What Isaac Newton Saw

Rose Lucas


At Woolsthorpe Manor,

his childhood home,

the famous apple tree –

or perhaps its latter-day descendent,

a gracious Maid of Kent –

still droops its gnarled arms toward the

clottedness of earth,

giving up its wormed and floury fruit to the grass,

to the possibilities of turbulent

and muddy transformation:


Outwitting the plague, he sat for seasons in his quiet house,

its losses and constraints,

the drabness of its close routines;

almost a poet,

he watched

with such stillness and


and restlessness –

the quiet world unfolding in his garden;

an ordinary miracle that needs a different eye to see it,

a new tilt of the head, or sudden mood of

equanimity that allows leaves to rustle,

branches to brush the lawn,

a bird to move discretely and even

try out some autumnal singing –


each thing

sifting into


judged   or


until an apple simply

falls –

a muscular movement of energy,

and chance –

and a new constellation of elements



into view.


Woolsthorpe Woolsthorpe Manor, Lincolnshire. ©Pauline Brightling, 2011.

Rose Lucas is a Melbourne poet whose collection  Even in the Dark was published by UWAP in 2013. She is the winner of the Mary Gilmour award for poetry 2012-2014. She is also a freelance academic, currently working at Victoria University.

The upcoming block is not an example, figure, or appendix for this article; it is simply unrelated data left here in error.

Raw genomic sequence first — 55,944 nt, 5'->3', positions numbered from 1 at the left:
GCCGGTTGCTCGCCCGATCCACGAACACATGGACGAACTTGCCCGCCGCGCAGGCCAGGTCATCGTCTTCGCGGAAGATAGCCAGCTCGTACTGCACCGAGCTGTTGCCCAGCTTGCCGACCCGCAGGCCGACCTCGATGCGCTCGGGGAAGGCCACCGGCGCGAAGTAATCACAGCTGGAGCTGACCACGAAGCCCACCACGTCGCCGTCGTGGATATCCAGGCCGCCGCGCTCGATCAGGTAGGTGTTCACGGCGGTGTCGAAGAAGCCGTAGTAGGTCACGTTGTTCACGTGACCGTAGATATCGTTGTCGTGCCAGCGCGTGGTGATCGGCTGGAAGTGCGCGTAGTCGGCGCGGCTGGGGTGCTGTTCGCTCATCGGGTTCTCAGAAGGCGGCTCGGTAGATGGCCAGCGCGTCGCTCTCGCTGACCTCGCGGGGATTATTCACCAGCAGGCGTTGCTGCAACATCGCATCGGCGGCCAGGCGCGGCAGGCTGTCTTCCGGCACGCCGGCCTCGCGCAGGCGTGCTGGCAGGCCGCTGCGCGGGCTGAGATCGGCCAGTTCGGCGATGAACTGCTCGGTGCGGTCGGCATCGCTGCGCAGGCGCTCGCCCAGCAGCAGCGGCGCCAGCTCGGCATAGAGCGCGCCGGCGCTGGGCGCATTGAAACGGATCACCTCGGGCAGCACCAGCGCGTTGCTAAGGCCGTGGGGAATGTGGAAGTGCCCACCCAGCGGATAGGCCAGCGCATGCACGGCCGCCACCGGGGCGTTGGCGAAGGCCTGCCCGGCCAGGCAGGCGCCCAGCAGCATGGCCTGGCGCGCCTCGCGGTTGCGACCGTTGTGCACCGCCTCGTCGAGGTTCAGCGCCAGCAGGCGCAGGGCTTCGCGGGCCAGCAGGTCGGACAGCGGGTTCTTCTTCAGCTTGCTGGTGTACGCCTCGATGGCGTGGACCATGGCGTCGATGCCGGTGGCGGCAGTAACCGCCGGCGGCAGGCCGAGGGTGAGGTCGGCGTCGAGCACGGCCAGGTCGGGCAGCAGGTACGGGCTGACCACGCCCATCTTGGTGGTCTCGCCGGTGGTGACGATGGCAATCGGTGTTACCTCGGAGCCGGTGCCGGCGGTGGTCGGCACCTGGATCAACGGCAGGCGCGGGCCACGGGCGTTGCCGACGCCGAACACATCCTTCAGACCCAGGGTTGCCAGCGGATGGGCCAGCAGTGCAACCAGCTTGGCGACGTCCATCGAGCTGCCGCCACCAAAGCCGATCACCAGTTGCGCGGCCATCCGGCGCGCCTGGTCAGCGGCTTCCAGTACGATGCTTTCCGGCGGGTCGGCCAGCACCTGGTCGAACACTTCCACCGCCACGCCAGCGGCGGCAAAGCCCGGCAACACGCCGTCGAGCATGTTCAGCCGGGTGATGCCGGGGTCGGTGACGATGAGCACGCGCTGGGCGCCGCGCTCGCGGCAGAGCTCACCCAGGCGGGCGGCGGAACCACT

1 reply


  1. What Isaac Newton Saw | roselucaspoetry

Leave a Reply

Fill in your details below or click an icon to log in:

WordPress.com Logo

You are commenting using your WordPress.com account. Log Out /  Change )

Google photo

You are commenting using your Google account. Log Out /  Change )

Twitter picture

You are commenting using your Twitter account. Log Out /  Change )

Facebook photo

You are commenting using your Facebook account. Log Out /  Change )

Connecting to %s

This site uses Akismet to reduce spam. Learn how your comment data is processed.

<span>%d</span> bloggers like this: